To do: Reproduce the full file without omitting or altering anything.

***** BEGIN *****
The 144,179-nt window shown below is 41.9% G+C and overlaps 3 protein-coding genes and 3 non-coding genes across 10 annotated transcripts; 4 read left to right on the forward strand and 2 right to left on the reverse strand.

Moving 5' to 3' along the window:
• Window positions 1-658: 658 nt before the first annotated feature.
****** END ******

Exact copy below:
The 144,179-nt window shown below is 41.9% G+C and overlaps 3 protein-coding genes and 3 non-coding genes across 10 annotated transcripts; 4 read left to right on the forward strand and 2 right to left on the reverse strand.

Moving 5' to 3' along the window:
• Window positions 1-658: 658 nt before the first annotated feature.